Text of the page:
The biggest area of expansion is in hop farming. Since 2007, the state has gone from zero acres of commercial hop farms to about 400, according to Michigan State University Extension educator and hops expert Rob Sirrine.
But the past three years have also seen the arrival of Michigan’s second malt house and its first liquid yeast lab.
Michigan Brewers Guild president Eric Briggeman said consistent growth in the industry — Michigan ranks fifth among states in the number of breweries, with well over 100 — has encouraged Michigan farmers and other producers. The craft brewing industry in Michigan supports more than 7,000 jobs and its economic impact is more than $600 million a year, according to the Michigan Brewers Guild.
A friend of mine decided to grow hops, just for kicks. He was stunned at how many bushels he was able to produce with just a little effort. He has no idea whether they’re any good and he has no interest in selling them. Last I knew, he was contacting some local hobby brewers and seeing if they wanted them.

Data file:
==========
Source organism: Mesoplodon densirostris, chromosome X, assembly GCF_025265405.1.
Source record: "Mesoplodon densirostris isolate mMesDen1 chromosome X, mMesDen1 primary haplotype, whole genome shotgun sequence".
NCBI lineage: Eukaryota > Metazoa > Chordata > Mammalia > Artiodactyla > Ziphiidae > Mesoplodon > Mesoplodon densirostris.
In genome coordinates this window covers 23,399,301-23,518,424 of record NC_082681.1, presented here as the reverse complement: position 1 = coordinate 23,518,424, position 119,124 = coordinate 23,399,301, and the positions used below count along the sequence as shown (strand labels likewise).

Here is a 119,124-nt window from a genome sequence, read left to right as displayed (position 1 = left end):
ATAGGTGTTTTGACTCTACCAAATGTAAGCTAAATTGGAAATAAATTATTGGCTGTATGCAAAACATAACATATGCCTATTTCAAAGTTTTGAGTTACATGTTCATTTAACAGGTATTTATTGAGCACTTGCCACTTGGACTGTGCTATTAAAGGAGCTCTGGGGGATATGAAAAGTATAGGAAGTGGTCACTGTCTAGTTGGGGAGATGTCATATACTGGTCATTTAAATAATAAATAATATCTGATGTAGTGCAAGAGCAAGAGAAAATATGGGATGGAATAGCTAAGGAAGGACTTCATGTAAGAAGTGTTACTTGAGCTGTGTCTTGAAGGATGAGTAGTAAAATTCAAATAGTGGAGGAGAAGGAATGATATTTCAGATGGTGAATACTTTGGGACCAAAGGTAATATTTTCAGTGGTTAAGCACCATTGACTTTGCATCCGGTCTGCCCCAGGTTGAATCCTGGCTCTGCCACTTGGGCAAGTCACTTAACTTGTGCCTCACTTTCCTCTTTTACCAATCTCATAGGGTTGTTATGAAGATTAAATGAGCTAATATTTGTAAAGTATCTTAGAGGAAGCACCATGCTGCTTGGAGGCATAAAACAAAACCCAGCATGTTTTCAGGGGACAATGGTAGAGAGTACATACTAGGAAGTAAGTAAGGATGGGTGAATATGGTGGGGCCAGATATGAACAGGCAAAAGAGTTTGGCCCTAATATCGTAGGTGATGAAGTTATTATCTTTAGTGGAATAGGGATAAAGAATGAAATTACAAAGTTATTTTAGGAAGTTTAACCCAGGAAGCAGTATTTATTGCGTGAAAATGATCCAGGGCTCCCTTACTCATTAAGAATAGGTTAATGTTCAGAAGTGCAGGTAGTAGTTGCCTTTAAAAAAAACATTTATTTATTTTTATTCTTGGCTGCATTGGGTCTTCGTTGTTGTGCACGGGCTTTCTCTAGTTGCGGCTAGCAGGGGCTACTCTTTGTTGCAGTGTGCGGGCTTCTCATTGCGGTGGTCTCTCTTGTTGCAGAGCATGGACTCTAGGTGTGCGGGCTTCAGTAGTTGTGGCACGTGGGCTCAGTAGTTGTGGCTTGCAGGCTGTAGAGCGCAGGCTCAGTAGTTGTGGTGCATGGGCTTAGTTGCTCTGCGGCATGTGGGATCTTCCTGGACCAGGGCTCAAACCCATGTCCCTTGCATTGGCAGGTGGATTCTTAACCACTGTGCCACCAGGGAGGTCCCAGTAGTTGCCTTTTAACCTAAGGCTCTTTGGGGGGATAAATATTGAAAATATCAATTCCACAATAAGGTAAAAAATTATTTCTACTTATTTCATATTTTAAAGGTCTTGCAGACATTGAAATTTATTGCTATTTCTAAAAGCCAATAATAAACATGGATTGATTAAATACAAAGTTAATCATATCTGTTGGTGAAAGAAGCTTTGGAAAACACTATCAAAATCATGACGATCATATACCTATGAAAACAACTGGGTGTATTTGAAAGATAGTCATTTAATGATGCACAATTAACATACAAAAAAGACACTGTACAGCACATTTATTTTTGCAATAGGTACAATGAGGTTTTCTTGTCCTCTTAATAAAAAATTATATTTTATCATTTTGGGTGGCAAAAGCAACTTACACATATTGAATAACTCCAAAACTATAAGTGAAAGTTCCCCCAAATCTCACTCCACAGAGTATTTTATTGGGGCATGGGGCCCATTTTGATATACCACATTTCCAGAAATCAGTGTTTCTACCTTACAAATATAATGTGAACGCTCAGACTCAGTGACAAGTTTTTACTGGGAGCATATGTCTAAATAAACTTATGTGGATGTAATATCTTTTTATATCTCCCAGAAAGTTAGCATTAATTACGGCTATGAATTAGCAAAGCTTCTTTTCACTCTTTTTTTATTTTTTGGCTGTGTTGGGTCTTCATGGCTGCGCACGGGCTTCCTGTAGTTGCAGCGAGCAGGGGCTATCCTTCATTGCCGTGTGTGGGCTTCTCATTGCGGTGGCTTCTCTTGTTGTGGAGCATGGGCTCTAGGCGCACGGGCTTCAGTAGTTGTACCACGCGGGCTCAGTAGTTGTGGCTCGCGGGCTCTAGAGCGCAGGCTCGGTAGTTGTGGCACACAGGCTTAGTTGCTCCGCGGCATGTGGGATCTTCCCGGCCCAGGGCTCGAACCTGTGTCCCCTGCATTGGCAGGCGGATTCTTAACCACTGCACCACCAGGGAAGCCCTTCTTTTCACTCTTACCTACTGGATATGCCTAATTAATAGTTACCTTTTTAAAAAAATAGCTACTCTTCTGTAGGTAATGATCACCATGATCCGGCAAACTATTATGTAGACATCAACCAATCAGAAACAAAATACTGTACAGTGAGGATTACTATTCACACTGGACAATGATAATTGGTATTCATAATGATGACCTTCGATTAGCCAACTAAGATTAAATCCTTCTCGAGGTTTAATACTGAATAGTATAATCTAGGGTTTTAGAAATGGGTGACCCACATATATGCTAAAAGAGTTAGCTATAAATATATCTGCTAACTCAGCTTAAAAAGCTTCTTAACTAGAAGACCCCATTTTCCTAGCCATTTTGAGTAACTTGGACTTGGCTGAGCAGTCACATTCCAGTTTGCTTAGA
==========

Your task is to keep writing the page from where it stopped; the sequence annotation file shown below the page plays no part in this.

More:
I found this passage from the end of the article pretty interesting:
“Through history, before Prohibition, there’s been breweries on every street corner,” she said.
“Then it went to the domestics, like Budweiser and Miller, taking over. Then that bubble popped and now we’re back to microbreweries.”
I endorse a free market that lets businesses grow huge, thereby giving everyone the price benefit of economies of scale, but I love to see those huge businesses eventually implode under their own weight.Bookmark it: del.icio.us | Reddit | Slashdot | Digg | Facebook | Technorati | Google | StumbleUpon | Window Live | Tailrank | Furl | Netscape | Yahoo | BlinkList